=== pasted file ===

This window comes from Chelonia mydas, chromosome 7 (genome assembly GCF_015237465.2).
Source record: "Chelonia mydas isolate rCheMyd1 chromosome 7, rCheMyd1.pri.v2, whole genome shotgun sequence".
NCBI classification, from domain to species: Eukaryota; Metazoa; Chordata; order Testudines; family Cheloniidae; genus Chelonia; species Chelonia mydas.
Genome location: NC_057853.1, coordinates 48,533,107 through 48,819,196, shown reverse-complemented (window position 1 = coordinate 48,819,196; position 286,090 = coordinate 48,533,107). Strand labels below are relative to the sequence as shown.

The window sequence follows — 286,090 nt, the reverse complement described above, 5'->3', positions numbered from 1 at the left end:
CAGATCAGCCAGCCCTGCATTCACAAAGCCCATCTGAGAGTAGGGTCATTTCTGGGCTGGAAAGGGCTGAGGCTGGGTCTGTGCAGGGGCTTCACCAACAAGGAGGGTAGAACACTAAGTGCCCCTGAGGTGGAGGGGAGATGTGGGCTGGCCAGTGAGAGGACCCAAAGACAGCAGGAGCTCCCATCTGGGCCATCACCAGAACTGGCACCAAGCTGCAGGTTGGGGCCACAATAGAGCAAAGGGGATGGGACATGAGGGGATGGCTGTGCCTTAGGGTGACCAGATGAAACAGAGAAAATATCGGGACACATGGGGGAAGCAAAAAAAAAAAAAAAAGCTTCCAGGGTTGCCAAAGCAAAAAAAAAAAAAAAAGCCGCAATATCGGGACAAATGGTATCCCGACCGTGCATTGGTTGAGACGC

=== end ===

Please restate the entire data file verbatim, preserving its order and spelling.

This window comes from Chelonia mydas, chromosome 7 (genome assembly GCF_015237465.2).
Source record: "Chelonia mydas isolate rCheMyd1 chromosome 7, rCheMyd1.pri.v2, whole genome shotgun sequence".
NCBI classification, from domain to species: Eukaryota; Metazoa; Chordata; order Testudines; family Cheloniidae; genus Chelonia; species Chelonia mydas.
Genome location: NC_057853.1, coordinates 48,533,107 through 48,819,196, shown reverse-complemented (window position 1 = coordinate 48,819,196; position 286,090 = coordinate 48,533,107). Strand labels below are relative to the sequence as shown.

The window sequence follows — 286,090 nt, the reverse complement described above, 5'->3', positions numbered from 1 at the left end:
CAGATCAGCCAGCCCTGCATTCACAAAGCCCATCTGAGAGTAGGGTCATTTCTGGGCTGGAAAGGGCTGAGGCTGGGTCTGTGCAGGGGCTTCACCAACAAGGAGGGTAGAACACTAAGTGCCCCTGAGGTGGAGGGGAGATGTGGGCTGGCCAGTGAGAGGACCCAAAGACAGCAGGAGCTCCCATCTGGGCCATCACCAGAACTGGCACCAAGCTGCAGGTTGGGGCCACAATAGAGCAAAGGGGATGGGACATGAGGGGATGGCTGTGCCTTAGGGTGACCAGATGAAACAGAGAAAATATCGGGACACATGGGGGAAGCAAAAAAAAAAAAAAAAGCTTCCAGGGTTGCCAAAGCAAAAAAAAAAAAAAAAGCCGCAATATCGGGACAAATGGTATCCCGACCGTGCATTGGTTGAGACGC